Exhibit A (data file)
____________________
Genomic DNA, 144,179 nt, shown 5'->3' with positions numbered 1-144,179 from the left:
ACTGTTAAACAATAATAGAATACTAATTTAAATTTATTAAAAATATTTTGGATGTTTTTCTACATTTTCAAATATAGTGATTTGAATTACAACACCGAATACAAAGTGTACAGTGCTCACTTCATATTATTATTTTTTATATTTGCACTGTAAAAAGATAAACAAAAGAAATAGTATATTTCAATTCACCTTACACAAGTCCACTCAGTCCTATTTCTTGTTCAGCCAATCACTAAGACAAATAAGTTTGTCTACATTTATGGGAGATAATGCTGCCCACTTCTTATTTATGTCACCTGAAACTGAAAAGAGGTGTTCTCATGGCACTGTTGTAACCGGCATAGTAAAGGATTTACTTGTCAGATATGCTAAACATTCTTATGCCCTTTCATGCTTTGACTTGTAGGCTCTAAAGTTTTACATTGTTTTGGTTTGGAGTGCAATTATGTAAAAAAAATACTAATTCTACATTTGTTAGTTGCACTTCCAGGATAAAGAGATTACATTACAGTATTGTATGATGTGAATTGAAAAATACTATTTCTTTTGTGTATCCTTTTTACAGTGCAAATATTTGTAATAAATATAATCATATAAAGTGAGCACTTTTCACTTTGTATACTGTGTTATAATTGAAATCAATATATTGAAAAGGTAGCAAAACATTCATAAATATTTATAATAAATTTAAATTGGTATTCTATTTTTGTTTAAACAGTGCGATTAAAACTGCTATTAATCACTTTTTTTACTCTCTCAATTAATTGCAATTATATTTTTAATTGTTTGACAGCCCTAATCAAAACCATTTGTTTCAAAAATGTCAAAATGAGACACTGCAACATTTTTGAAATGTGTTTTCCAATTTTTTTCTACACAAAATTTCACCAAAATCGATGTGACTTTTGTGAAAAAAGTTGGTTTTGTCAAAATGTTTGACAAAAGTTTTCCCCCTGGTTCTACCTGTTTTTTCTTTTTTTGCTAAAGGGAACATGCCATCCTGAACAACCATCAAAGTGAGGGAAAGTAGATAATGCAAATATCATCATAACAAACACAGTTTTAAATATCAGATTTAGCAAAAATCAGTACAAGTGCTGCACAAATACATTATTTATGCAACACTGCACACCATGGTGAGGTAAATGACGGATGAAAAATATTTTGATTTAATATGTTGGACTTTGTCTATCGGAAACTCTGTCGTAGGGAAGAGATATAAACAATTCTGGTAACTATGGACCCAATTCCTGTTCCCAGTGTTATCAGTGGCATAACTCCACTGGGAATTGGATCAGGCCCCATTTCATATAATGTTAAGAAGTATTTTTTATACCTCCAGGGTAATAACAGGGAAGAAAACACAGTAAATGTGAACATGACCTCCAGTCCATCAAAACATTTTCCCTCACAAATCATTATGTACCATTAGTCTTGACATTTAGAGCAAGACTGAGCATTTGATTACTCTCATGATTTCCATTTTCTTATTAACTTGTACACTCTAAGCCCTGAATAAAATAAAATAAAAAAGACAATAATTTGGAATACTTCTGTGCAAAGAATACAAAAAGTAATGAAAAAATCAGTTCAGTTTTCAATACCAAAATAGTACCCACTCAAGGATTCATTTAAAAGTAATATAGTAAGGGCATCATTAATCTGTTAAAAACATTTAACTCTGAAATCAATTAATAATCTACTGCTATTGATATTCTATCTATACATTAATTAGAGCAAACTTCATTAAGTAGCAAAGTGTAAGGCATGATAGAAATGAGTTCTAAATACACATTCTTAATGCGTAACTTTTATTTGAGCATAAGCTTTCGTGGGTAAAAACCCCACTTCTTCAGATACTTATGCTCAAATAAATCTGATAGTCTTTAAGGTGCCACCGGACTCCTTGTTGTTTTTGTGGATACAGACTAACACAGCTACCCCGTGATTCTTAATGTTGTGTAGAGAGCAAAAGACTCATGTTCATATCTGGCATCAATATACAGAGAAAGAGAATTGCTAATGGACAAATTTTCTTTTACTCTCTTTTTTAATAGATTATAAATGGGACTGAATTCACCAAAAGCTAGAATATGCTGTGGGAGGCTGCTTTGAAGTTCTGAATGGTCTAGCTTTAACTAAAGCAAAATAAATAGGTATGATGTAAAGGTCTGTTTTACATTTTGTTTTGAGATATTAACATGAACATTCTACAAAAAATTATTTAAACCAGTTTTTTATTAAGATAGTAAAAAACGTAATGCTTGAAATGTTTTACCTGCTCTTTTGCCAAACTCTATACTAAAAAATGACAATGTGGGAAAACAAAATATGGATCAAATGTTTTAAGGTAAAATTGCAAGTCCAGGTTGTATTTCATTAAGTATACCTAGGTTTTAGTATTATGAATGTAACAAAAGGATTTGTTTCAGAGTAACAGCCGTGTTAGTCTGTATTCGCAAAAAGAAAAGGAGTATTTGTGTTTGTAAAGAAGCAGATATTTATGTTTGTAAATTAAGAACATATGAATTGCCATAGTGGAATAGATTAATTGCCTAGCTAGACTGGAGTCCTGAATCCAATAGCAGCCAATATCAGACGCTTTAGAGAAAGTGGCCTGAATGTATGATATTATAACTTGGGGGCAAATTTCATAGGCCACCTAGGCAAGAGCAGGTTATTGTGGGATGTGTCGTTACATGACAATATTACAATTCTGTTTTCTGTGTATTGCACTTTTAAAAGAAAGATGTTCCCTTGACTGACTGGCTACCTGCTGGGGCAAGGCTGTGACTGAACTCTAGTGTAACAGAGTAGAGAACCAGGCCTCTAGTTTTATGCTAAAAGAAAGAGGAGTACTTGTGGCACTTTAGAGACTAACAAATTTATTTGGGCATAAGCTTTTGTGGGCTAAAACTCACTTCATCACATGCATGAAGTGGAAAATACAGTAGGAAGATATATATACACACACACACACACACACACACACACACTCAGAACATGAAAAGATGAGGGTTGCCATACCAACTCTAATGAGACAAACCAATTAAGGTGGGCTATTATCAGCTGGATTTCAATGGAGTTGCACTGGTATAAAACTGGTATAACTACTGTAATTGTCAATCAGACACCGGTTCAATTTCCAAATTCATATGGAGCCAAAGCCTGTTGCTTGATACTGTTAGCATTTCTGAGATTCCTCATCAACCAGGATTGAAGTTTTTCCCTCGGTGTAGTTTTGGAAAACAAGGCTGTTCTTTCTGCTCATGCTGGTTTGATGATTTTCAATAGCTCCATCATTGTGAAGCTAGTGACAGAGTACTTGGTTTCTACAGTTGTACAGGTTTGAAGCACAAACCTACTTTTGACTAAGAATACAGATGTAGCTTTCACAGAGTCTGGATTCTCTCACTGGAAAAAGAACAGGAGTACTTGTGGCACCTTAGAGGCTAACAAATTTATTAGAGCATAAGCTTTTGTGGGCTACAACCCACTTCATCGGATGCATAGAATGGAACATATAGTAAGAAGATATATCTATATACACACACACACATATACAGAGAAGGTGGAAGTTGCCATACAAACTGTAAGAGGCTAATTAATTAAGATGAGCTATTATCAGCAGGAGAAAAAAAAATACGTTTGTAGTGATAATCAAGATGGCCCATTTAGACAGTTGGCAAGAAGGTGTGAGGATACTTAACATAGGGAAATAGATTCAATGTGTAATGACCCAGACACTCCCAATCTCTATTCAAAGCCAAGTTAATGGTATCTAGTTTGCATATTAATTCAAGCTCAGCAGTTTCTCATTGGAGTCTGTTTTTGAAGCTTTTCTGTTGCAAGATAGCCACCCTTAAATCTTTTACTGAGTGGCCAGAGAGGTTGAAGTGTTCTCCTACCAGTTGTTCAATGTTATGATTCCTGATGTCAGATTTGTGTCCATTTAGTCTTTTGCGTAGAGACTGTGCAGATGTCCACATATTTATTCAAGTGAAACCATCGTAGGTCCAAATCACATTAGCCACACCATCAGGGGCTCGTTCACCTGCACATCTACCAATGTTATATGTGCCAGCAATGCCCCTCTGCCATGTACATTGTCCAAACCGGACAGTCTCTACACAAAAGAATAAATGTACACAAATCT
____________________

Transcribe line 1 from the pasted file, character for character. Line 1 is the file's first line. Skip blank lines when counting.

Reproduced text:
Genomic DNA, 144,179 nt, shown 5'->3' with positions numbered 1-144,179 from the left: